Human rhinoviruses (HRV) are the most frequent cause of respiratory infection in humans. These viruses belong to the Picornaviridae, one of the oldest and most diversified human virus family, characterized by a non-enveloped, single positive-stranded RNA genome. Although rhinovirus replication is often restricted to the upper respiratory tract leading to self-limited illnesses of short duration, such as the common cold, HRV can also invade the lower respiratory tract and lead to more serious infections. Similar to many other RNA viruses, the error-prone rhinoviral polymerase can accumulate a large number of nucleotide mutations over a very short period of time, a feature that favors viral adaptation. The error rate of picornavirus RNA polymerases has been estimated to range between 10−3 and 10−4 errors/nucleotide/cycle of replication. This variability is a driving force for virus evolution and results in a large genetic and phenotypic diversity illustrated by the very high number of different HRV serotypes identified to date.
By using ultra-deep sequencing technology, researchers were able to pinpoint HRV evolution at the level of a quasispecies population both in vivo and in vitro. The data illustrate the ability of rhinoviruses to produce several new variants as rapidly as 5 days’ post-infection.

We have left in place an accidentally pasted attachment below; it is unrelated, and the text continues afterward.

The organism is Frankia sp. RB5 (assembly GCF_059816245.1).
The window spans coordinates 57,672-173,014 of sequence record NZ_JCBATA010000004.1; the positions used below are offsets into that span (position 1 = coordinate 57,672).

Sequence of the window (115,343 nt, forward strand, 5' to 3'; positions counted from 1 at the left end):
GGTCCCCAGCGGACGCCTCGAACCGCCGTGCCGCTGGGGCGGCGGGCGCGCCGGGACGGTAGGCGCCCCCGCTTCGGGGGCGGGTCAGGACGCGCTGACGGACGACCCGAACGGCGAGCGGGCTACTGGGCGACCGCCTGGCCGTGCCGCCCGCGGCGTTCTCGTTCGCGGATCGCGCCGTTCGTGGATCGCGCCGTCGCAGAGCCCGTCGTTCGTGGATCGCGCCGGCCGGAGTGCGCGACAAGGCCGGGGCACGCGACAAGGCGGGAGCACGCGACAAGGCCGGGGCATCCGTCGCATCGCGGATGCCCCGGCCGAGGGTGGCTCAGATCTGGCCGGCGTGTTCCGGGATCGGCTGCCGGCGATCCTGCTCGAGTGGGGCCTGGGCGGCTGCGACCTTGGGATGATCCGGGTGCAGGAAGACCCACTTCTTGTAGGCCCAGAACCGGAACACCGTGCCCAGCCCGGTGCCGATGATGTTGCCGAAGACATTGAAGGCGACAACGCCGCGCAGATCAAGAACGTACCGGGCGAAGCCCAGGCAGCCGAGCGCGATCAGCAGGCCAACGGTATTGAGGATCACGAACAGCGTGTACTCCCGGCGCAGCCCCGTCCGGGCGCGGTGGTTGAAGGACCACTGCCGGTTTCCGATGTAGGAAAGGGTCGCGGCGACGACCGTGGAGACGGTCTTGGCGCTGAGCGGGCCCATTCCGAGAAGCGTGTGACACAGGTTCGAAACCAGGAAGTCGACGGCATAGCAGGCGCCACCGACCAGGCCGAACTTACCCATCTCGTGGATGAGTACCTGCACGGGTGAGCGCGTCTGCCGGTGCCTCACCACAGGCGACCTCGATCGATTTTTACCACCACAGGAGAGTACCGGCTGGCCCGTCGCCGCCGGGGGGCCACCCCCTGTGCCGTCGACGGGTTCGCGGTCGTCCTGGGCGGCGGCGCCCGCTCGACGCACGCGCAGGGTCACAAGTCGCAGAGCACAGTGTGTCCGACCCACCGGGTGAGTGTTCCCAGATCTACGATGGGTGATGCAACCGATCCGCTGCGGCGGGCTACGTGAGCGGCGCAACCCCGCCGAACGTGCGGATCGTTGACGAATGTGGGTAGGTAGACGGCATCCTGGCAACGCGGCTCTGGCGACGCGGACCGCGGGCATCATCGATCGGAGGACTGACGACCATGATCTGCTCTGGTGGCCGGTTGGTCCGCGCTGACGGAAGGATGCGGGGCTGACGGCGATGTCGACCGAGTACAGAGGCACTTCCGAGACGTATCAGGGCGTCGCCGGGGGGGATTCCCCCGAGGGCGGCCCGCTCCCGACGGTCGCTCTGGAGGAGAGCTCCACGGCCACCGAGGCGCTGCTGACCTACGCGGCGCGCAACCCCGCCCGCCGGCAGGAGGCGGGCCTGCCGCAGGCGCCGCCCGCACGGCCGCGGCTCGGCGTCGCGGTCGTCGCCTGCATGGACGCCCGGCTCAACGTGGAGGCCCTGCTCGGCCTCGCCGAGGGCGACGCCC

Rhinovirus Genome Evolution during Experimental Human Infection. 2010 PLoS ONE 5(5): e10588. doi:10.1371/journal.pone.0010588
Human rhinoviruses (HRVs) evolve rapidly due in part to their error-prone RNA polymerase. Knowledge of the diversity of HRV populations emerging during the course of a natural infection is essential and represents a basis for the design of future potential vaccines and antiviral drugs. To evaluate HRV evolution in humans, nasal wash samples were collected daily for five days from 15 immunocompetent volunteers experimentally infected with a reference stock of HRV-39. In parallel, HeLa-OH cells were inoculated to compare HRV evolution in vitro. Nasal wash in vivo assessed by real-time PCR showed a viral load that peaked at 48–72 h. Ultra-deep sequencing was used to compare the low-frequency mutation populations present in the HRV-39 inoculum in two human subjects and one HeLa-OH supernatant collected 5 days post-infection. The analysis revealed hypervariable mutation locations in VP2, VP3, VP1, 2C and 3C genes and conserved regions in VP4, 2A, 2B, 3A, 3B and 3D genes. These results were confirmed by classical sequencing of additional samples, both from inoculated volunteers and independent cell infections, and suggest that HRV inter-host transmission is not associated with a strong bottleneck effect. A specific analysis of the VP1 capsid gene of 15 human cases confirmed the high mutation incidence in this capsid region, but not in the antiviral drug-binding pocket. We could also estimate a mutation frequency in vivo of 3.4×10−4 mutations/nucleotides and 3.1×10−4 over the entire ORF and VP1 gene, respectively. In vivo, HRV generate new variants rapidly during the course of an acute infection due to mutations that accumulate in hot spot regions located at the capsid level, as well as in 2C and 3C genes.